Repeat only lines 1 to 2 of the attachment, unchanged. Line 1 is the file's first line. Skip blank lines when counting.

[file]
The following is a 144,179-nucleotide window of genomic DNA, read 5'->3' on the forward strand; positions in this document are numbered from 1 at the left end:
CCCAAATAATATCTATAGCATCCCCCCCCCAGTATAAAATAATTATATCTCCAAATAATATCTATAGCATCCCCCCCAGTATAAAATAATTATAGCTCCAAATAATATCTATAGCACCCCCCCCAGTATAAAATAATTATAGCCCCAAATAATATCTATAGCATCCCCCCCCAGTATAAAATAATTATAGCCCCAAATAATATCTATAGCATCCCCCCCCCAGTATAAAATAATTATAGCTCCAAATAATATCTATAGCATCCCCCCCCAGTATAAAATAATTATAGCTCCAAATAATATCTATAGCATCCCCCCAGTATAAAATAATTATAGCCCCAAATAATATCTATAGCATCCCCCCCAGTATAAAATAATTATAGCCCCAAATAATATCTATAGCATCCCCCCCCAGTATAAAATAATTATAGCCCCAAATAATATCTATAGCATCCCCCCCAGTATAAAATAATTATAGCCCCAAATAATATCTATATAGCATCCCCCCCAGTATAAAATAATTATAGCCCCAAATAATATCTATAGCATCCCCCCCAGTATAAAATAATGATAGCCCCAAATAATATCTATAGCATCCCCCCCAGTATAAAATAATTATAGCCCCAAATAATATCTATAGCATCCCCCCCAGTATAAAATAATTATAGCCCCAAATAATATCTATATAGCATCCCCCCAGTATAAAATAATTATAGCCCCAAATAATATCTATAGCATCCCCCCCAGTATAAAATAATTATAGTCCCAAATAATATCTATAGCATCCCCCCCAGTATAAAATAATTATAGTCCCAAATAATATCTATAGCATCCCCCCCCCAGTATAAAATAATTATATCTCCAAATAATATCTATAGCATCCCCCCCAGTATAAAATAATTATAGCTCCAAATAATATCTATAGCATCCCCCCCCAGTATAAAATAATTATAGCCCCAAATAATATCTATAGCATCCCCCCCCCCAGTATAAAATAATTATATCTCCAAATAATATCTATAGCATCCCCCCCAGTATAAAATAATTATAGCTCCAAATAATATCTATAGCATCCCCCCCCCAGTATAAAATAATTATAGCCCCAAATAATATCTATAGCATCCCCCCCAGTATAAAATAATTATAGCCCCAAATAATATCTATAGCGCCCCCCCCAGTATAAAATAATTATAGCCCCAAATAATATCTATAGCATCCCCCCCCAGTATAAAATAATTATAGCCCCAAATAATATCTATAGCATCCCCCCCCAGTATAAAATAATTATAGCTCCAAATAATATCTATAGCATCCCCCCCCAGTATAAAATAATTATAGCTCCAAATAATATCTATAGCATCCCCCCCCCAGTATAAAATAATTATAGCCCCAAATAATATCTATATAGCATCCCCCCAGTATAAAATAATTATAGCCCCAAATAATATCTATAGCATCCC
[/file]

The following is a 144,179-nucleotide window of genomic DNA, read 5'->3' on the forward strand; positions in this document are numbered from 1 at the left end:
CCCAAATAATATCTATAGCATCCCCCCCCCAGTATAAAATAATTATATCTCCAAATAATATCTATAGCATCCCCCCCAGTATAAAATAATTATAGCTCCAAATAATATCTATAGCACCCCCCCCAGTATAAAATAATTATAGCCCCAAATAATATCTATAGCATCCCCCCCCAGTATAAAATAATTATAGCCCCAAATAATATCTATAGCATCCCCCCCCCAGTATAAAATAATTATAGCTCCAAATAATATCTATAGCATCCCCCCCCAGTATAAAATAATTATAGCTCCAAATAATATCTATAGCATCCCCCCAGTATAAAATAATTATAGCCCCAAATAATATCTATAGCATCCCCCCCAGTATAAAATAATTATAGCCCCAAATAATATCTATAGCATCCCCCCCCAGTATAAAATAATTATAGCCCCAAATAATATCTATAGCATCCCCCCCAGTATAAAATAATTATAGCCCCAAATAATATCTATATAGCATCCCCCCCAGTATAAAATAATTATAGCCCCAAATAATATCTATAGCATCCCCCCCAGTATAAAATAATGATAGCCCCAAATAATATCTATAGCATCCCCCCCAGTATAAAATAATTATAGCCCCAAATAATATCTATAGCATCCCCCCCAGTATAAAATAATTATAGCCCCAAATAATATCTATATAGCATCCCCCCAGTATAAAATAATTATAGCCCCAAATAATATCTATAGCATCCCCCCCAGTATAAAATAATTATAGTCCCAAATAATATCTATAGCATCCCCCCCAGTATAAAATAATTATAGTCCCAAATAATATCTATAGCATCCCCCCCCCAGTATAAAATAATTATATCTCCAAATAATATCTATAGCATCCCCCCCAGTATAAAATAATTATAGCTCCAAATAATATCTATAGCATCCCCCCCCAGTATAAAATAATTATAGCCCCAAATAATATCTATAGCATCCCCCCCCCCAGTATAAAATAATTATATCTCCAAATAATATCTATAGCATCCCCCCCAGTATAAAATAATTATAGCTCCAAATAATATCTATAGCATCCCCCCCCCAGTATAAAATAATTATAGCCCCAAATAATATCTATAGCATCCCCCCCAGTATAAAATAATTATAGCCCCAAATAATATCTATAGCGCCCCCCCCAGTATAAAATAATTATAGCCCCAAATAATATCTATAGCATCCCCCCCCAGTATAAAATAATTATAGCCCCAAATAATATCTATAGCATCCCCCCCCAGTATAAAATAATTATAGCTCCAAATAATATCTATAGCATCCCCCCCCAGTATAAAATAATTATAGCTCCAAATAATATCTATAGCATCCCCCCCCCAGTATAAAATAATTATAGCCCCAAATAATATCTATATAGCATCCCCCCAGTATAAAATAATTATAGCCCCAAATAATATCTATAGCATCCC